Putting an explicit number on how much any potential FIFA bribe would cost is conjecture, but in briefly looking at the alleged history of a handful of corrupt high-profile FIFA executives, a ballpark figure can be deduced. If you're thinking that a few thousand dollars will be sufficient, don't expect anyone in Zurich to return your phone call.
FIFA's corruption has found itself in the media spotlight as of late. Over the past few years, outlets like the BBC, Sunday Times, ESPN, and Fox Sports have all released their own reports of alleged bribery within FIFA. These stories, in addition to Michael Garcia's internal investigation of FIFA's bid selection process for the 2018 and 2022 World Cups, make it abundantly clear that Russia and Qatar, the respective hosts for 2018 and 2022, paid their way to the promise land. Here are a few such recent reports, accompanied by the dollar figure involved in the bribe:
Purchasing power in FIFA not only takes a lottery winner's wealth, but also a demagnetized moral compass.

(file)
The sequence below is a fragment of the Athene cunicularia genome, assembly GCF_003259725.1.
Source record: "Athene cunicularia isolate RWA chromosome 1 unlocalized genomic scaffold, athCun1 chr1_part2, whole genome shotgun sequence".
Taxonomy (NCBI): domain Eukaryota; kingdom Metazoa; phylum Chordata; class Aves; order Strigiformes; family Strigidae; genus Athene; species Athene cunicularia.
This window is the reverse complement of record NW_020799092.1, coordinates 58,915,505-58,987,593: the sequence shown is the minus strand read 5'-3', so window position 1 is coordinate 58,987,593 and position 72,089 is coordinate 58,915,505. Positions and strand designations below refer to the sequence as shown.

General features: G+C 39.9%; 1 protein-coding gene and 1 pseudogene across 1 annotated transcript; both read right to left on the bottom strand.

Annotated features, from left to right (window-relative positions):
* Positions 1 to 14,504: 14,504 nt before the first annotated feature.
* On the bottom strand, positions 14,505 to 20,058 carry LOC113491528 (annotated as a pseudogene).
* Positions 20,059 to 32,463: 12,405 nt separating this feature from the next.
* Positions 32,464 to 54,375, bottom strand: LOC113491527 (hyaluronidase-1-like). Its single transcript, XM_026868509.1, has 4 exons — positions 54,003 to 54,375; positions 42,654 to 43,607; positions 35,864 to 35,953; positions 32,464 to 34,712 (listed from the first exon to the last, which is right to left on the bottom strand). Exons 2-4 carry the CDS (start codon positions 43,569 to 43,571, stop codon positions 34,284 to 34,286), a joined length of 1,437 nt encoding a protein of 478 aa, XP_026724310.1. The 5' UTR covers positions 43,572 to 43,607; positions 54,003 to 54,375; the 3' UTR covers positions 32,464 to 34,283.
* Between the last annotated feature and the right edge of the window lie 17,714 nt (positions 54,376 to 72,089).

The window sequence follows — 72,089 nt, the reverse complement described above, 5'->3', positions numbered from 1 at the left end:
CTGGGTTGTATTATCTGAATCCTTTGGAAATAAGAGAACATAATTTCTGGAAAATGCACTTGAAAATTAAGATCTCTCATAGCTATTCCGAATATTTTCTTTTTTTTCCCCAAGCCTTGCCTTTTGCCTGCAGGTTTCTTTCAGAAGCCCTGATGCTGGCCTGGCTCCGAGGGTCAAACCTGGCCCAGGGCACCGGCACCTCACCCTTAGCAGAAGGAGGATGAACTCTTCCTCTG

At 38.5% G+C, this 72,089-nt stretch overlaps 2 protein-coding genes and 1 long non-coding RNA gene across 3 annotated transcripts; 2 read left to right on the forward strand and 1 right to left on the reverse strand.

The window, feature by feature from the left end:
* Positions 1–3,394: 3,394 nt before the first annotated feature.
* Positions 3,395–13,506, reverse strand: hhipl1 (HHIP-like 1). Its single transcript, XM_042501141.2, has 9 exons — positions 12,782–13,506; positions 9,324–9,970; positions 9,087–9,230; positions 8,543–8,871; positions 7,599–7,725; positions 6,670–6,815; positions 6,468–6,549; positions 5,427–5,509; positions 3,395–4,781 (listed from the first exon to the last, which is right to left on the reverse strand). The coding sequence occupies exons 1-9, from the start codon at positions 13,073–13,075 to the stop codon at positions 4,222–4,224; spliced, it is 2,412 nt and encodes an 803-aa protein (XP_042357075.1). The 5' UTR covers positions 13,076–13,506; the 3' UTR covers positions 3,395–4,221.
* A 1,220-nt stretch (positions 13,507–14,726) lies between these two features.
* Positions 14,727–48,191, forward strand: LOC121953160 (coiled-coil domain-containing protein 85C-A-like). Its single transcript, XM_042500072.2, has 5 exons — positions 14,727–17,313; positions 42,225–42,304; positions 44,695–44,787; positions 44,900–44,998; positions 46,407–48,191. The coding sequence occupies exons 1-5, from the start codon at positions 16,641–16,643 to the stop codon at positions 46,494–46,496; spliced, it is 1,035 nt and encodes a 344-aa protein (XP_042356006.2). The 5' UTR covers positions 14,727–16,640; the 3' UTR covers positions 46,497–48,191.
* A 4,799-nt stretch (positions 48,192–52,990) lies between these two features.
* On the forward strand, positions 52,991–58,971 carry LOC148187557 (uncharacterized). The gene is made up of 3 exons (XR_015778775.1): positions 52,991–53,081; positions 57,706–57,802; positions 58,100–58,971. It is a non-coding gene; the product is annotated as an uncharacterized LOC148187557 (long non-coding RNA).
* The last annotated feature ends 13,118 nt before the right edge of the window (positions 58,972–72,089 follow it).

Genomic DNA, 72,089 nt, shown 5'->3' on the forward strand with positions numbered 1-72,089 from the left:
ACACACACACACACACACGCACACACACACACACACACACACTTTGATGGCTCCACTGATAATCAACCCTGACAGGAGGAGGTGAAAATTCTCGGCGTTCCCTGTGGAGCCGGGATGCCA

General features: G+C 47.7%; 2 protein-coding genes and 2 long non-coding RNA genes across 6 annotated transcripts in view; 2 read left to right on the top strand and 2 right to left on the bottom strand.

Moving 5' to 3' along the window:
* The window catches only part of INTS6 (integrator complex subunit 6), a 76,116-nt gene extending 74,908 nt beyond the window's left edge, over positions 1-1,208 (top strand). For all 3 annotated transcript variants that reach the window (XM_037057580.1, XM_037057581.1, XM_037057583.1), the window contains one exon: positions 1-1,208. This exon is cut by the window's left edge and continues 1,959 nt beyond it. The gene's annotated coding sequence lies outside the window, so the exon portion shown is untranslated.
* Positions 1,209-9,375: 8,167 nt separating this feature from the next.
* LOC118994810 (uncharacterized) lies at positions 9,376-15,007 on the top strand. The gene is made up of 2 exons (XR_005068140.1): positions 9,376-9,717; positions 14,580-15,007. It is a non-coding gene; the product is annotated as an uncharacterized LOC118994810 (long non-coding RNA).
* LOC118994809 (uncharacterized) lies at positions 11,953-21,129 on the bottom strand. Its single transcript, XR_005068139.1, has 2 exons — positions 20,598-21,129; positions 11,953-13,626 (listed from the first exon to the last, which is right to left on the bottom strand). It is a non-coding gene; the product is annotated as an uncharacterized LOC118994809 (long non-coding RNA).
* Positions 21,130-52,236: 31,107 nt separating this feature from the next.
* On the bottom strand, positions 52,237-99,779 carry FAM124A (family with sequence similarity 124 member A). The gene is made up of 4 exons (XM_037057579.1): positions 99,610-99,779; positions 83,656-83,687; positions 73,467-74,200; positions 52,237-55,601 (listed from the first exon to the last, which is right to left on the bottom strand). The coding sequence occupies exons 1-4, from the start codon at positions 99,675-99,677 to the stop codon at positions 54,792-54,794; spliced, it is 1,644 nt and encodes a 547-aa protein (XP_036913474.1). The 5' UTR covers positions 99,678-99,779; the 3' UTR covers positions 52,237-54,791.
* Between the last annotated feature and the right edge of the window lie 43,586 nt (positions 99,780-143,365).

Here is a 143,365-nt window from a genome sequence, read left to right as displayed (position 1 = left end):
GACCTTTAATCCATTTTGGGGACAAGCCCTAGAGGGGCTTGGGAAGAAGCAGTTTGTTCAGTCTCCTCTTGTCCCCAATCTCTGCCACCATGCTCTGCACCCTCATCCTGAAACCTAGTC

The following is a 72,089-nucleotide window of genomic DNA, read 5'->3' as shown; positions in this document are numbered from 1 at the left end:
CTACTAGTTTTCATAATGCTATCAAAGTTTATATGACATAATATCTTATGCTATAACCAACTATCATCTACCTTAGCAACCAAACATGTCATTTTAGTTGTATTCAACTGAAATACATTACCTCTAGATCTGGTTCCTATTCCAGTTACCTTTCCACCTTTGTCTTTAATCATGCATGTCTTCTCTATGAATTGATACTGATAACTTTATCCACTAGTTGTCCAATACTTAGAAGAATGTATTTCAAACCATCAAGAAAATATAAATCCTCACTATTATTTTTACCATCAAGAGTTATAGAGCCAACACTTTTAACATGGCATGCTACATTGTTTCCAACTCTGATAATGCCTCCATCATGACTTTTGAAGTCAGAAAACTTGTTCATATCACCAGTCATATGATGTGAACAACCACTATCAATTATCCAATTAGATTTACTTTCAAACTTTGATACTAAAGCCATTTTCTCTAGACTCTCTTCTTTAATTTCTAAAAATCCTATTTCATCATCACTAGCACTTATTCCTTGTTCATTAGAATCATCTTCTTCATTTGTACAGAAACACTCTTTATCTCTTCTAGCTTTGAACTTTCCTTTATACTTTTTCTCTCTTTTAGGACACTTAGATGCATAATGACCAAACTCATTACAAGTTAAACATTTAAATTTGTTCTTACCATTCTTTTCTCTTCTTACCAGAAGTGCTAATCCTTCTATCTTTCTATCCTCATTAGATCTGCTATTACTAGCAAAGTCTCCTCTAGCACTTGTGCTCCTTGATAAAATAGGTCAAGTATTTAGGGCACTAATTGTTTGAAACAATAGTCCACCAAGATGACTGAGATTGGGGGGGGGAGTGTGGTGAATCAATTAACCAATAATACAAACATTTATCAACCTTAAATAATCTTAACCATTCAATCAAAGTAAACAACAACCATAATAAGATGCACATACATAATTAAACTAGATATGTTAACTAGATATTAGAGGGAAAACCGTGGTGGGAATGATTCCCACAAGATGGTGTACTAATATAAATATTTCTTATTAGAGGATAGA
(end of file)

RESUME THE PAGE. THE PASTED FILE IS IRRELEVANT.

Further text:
- Mohamed bin Hammam, Qatar's top soccer official, allegedly made $5 million in secret payments to African FIFA executives in exchange for World Cup votes.
- Former CONCACAF President Jack Warner, one of FIFA's most unsavory individuals, allegedly tried to arrange a $1.6 million bribe from England's Football Association in exchange for his support of England's World Cup bid.
- Warner and his sons also allegedly received a total of $2.2 million from a company controlled by bin Hammam.
- 26 FIFA executives had to surrender hundreds of thousands of dollars in watches that were "gifted" by the Brazilian Football Federation at last summer's World Cup.
- The 10-year-old daughter of former Brazilian Football Federation president Ricardo Teixeira allegedly had $2 million deposited into her bank account by a Barcelona FC executive with Qatari business ties.